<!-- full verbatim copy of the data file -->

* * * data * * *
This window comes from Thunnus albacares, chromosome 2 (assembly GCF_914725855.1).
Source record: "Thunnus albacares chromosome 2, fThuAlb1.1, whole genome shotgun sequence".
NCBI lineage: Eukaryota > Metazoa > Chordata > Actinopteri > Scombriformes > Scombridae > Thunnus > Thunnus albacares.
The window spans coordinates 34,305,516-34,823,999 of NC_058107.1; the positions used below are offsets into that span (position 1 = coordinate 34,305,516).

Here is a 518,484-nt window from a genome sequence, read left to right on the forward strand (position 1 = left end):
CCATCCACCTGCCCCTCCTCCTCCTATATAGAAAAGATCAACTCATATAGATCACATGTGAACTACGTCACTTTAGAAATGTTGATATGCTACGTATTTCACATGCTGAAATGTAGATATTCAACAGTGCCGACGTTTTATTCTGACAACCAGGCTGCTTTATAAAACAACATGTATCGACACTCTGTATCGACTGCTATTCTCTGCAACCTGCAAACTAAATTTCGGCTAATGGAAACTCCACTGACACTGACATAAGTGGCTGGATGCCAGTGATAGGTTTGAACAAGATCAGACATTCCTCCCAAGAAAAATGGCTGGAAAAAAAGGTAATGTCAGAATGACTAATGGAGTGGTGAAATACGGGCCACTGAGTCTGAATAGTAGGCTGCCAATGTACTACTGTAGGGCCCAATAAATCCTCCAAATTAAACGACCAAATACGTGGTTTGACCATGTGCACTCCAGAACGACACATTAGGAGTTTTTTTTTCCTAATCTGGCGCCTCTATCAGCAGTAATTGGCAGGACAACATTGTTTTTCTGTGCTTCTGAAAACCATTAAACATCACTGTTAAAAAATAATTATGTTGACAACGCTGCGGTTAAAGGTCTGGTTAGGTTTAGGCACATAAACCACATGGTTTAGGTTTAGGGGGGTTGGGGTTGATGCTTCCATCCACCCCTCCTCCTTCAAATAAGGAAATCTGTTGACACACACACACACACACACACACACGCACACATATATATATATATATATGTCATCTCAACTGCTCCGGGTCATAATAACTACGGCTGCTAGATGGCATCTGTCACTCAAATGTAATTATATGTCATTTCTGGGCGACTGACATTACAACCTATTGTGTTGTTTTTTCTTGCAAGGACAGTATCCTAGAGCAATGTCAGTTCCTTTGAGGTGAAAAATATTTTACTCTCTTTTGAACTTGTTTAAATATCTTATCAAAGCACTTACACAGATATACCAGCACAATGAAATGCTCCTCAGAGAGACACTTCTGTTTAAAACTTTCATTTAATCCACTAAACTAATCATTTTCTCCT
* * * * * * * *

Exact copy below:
This window comes from Thunnus albacares, chromosome 2 (assembly GCF_914725855.1).
Source record: "Thunnus albacares chromosome 2, fThuAlb1.1, whole genome shotgun sequence".
NCBI lineage: Eukaryota > Metazoa > Chordata > Actinopteri > Scombriformes > Scombridae > Thunnus > Thunnus albacares.
The window spans coordinates 34,305,516-34,823,999 of NC_058107.1; the positions used below are offsets into that span (position 1 = coordinate 34,305,516).

Here is a 518,484-nt window from a genome sequence, read left to right on the forward strand (position 1 = left end):
CCATCCACCTGCCCCTCCTCCTCCTATATAGAAAAGATCAACTCATATAGATCACATGTGAACTACGTCACTTTAGAAATGTTGATATGCTACGTATTTCACATGCTGAAATGTAGATATTCAACAGTGCCGACGTTTTATTCTGACAACCAGGCTGCTTTATAAAACAACATGTATCGACACTCTGTATCGACTGCTATTCTCTGCAACCTGCAAACTAAATTTCGGCTAATGGAAACTCCACTGACACTGACATAAGTGGCTGGATGCCAGTGATAGGTTTGAACAAGATCAGACATTCCTCCCAAGAAAAATGGCTGGAAAAAAAGGTAATGTCAGAATGACTAATGGAGTGGTGAAATACGGGCCACTGAGTCTGAATAGTAGGCTGCCAATGTACTACTGTAGGGCCCAATAAATCCTCCAAATTAAACGACCAAATACGTGGTTTGACCATGTGCACTCCAGAACGACACATTAGGAGTTTTTTTTTCCTAATCTGGCGCCTCTATCAGCAGTAATTGGCAGGACAACATTGTTTTTCTGTGCTTCTGAAAACCATTAAACATCACTGTTAAAAAATAATTATGTTGACAACGCTGCGGTTAAAGGTCTGGTTAGGTTTAGGCACATAAACCACATGGTTTAGGTTTAGGGGGGTTGGGGTTGATGCTTCCATCCACCCCTCCTCCTTCAAATAAGGAAATCTGTTGACACACACACACACACACACACACACGCACACATATATATATATATATATGTCATCTCAACTGCTCCGGGTCATAATAACTACGGCTGCTAGATGGCATCTGTCACTCAAATGTAATTATATGTCATTTCTGGGCGACTGACATTACAACCTATTGTGTTGTTTTTTCTTGCAAGGACAGTATCCTAGAGCAATGTCAGTTCCTTTGAGGTGAAAAATATTTTACTCTCTTTTGAACTTGTTTAAATATCTTATCAAAGCACTTACACAGATATACCAGCACAATGAAATGCTCCTCAGAGAGACACTTCTGTTTAAAACTTTCATTTAATCCACTAAACTAATCATTTTCTCCT